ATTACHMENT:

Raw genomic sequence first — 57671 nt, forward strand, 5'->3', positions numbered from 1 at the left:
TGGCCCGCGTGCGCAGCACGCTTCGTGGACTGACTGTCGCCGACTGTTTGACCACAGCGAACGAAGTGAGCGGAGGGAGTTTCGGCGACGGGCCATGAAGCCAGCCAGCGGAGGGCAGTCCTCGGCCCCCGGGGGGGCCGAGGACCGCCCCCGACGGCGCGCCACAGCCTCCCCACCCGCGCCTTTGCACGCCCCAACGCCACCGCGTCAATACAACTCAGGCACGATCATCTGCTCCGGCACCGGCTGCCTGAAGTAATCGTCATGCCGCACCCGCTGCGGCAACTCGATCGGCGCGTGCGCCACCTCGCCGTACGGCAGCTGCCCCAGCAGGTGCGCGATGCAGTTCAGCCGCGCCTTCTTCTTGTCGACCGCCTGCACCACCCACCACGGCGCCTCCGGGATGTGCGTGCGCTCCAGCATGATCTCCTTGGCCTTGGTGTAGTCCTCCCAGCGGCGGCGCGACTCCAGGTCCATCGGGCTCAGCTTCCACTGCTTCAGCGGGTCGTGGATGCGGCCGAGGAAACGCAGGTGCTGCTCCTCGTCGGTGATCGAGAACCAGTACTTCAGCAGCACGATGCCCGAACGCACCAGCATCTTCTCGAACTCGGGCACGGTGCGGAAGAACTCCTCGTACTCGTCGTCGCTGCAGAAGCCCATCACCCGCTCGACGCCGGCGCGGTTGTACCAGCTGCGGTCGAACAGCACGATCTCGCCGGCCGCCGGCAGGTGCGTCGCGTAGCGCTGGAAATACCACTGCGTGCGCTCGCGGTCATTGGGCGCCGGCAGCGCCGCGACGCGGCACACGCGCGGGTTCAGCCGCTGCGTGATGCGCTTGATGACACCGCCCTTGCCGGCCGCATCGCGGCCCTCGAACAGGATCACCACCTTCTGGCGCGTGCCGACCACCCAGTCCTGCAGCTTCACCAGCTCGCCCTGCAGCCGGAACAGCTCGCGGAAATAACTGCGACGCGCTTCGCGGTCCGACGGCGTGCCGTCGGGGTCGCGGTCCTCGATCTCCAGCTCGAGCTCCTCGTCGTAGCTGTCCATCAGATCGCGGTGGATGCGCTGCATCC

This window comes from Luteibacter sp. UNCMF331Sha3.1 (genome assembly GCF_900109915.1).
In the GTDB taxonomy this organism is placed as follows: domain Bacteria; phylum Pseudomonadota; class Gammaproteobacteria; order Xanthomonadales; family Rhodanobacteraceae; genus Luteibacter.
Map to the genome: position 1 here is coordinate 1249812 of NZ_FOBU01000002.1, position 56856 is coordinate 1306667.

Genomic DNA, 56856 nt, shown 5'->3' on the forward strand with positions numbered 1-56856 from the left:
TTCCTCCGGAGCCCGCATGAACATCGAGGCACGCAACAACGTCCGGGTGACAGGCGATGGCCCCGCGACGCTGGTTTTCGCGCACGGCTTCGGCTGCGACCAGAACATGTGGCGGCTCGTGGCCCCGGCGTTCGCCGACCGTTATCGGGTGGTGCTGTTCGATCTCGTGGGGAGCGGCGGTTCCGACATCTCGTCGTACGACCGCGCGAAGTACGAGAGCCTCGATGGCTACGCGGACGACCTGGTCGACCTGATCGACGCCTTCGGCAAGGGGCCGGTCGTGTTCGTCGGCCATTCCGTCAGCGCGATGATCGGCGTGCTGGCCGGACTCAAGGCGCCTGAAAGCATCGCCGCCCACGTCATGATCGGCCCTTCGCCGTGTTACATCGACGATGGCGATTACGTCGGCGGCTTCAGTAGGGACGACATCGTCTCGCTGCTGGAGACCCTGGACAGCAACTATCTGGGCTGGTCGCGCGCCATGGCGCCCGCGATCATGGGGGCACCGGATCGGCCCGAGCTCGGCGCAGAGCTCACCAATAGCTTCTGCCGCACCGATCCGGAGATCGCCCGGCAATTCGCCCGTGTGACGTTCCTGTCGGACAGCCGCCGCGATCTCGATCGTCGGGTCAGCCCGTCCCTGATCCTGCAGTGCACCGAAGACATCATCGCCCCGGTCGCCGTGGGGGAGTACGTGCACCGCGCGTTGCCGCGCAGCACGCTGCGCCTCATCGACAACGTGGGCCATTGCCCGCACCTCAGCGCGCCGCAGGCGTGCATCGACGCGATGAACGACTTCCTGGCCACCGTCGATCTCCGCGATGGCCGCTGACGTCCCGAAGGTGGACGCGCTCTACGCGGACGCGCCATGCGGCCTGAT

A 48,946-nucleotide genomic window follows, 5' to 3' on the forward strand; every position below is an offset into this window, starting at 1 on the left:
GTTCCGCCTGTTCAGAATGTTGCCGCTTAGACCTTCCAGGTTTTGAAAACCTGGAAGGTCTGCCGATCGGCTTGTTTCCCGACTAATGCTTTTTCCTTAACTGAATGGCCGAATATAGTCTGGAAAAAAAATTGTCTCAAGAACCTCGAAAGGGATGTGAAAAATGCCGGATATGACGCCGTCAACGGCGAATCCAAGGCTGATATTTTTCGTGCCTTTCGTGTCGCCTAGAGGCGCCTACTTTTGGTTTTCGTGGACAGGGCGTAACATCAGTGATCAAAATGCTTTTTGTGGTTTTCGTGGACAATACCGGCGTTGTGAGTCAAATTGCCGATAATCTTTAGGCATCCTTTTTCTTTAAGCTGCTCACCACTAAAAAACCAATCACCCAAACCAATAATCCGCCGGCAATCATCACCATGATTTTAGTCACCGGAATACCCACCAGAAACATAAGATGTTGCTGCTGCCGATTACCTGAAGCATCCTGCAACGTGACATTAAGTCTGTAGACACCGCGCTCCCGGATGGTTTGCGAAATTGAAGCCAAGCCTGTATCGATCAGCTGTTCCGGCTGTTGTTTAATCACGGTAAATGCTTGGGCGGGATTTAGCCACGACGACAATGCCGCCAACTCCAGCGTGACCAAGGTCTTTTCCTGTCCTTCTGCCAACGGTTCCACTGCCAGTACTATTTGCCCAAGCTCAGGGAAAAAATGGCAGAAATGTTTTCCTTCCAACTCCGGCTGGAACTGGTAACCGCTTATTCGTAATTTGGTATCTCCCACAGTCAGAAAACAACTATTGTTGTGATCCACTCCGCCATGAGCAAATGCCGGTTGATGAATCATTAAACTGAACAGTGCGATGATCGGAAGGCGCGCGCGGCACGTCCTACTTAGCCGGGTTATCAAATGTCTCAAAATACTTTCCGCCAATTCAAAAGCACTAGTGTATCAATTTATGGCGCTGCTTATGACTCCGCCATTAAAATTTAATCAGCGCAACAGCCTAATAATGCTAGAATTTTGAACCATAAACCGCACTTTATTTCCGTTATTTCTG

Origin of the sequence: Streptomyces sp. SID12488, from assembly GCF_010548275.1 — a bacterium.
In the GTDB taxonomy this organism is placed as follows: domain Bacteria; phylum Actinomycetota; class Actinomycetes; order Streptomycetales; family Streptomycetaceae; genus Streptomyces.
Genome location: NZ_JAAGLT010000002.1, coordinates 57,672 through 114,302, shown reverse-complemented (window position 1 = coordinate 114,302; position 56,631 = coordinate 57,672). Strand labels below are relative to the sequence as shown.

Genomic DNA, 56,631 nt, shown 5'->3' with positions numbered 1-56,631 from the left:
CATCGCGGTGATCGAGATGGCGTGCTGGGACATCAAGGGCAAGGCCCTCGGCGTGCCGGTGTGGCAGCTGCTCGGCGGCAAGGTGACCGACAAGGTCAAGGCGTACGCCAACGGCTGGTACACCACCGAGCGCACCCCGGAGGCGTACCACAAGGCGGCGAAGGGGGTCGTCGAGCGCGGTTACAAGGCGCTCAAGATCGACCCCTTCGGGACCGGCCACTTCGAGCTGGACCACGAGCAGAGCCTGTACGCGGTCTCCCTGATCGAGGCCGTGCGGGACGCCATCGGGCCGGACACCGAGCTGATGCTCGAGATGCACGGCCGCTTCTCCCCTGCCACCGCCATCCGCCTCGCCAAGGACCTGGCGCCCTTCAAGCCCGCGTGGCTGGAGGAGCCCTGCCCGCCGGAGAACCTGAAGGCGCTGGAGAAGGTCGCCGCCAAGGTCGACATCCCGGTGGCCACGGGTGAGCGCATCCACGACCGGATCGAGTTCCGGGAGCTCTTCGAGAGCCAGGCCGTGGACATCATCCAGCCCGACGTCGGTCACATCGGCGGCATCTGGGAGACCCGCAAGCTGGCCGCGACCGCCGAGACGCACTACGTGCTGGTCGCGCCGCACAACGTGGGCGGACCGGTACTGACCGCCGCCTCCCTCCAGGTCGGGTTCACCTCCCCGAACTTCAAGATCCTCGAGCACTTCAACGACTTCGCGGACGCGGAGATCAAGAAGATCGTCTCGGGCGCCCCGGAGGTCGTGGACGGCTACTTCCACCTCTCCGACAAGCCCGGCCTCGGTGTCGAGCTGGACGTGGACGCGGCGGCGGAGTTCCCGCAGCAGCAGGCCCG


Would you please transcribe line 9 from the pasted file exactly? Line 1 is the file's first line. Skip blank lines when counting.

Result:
GTTCCGCCTGTTCAGAATGTTGCCGCTTAGACCTTCCAGGTTTTGAAAACCTGGAAGGTCTGCCGATCGGCTTGTTTCCCGACTAATGCTTTTTCCTTAACTGAATGGCCGAATATAGTCTGGAAAAAAAATTGTCTCAAGAACCTCGAAAGGGATGTGAAAAATGCCGGATATGACGCCGTCAACGGCGAATCCAAGGCTGATATTTTTCGTGCCTTTCGTGTCGCCTAGAGGCGCCTACTTTTGGTTTTCGTGGACAGGGCGTAACATCAGTGATCAAAATGCTTTTTGTGGTTTTCGTGGACAATACCGGCGTTGTGAGTCAAATTGCCGATAATCTTTAGGCATCCTTTTTCTTTAAGCTGCTCACCACTAAAAAACCAATCACCCAAACCAATAATCCGCCGGCAATCATCACCATGATTTTAGTCACCGGAATACCCACCAGAAACATAAGATGTTGCTGCTGCCGATTACCTGAAGCATCCTGCAACGTGACATTAAGTCTGTAGACACCGCGCTCCCGGATGGTTTGCGAAATTGAAGCCAAGCCTGTATCGATCAGCTGTTCCGGCTGTTGTTTAATCACGGTAAATGCTTGGGCGGGATTTAGCCACGACGACAATGCCGCCAACTCCAGCGTGACCAAGGTCTTTTCCTGTCCTTCTGCCAACGGTTCCACTGCCAGTACTATTTGCCCAAGCTCAGGGAAAAAATGGCAGAAATGTTTTCCTTCCAACTCCGGCTGGAACTGGTAACCGCTTATTCGTAATTTGGTATCTCCCACAGTCAGAAAACAACTATTGTTGTGATCCACTCCGCCATGAGCAAATGCCGGTTGATGAATCATTAAACTGAACAGTGCGATGATCGGAAGGCGCGCGCGGCACGTCCTACTTAGCCGGGTTATCAAATGTCTCAAAATACTTTCCGCCAATTCAAAAGCACTAGTGTATCAATTTATGGCGCTGCTTATGACTCCGCCATTAAAATTTAATCAGCGCAACAGCCTAATAATGCTAGAATTTTGAACCATAAACCGCACTTTATTTCCGTTATTTCTG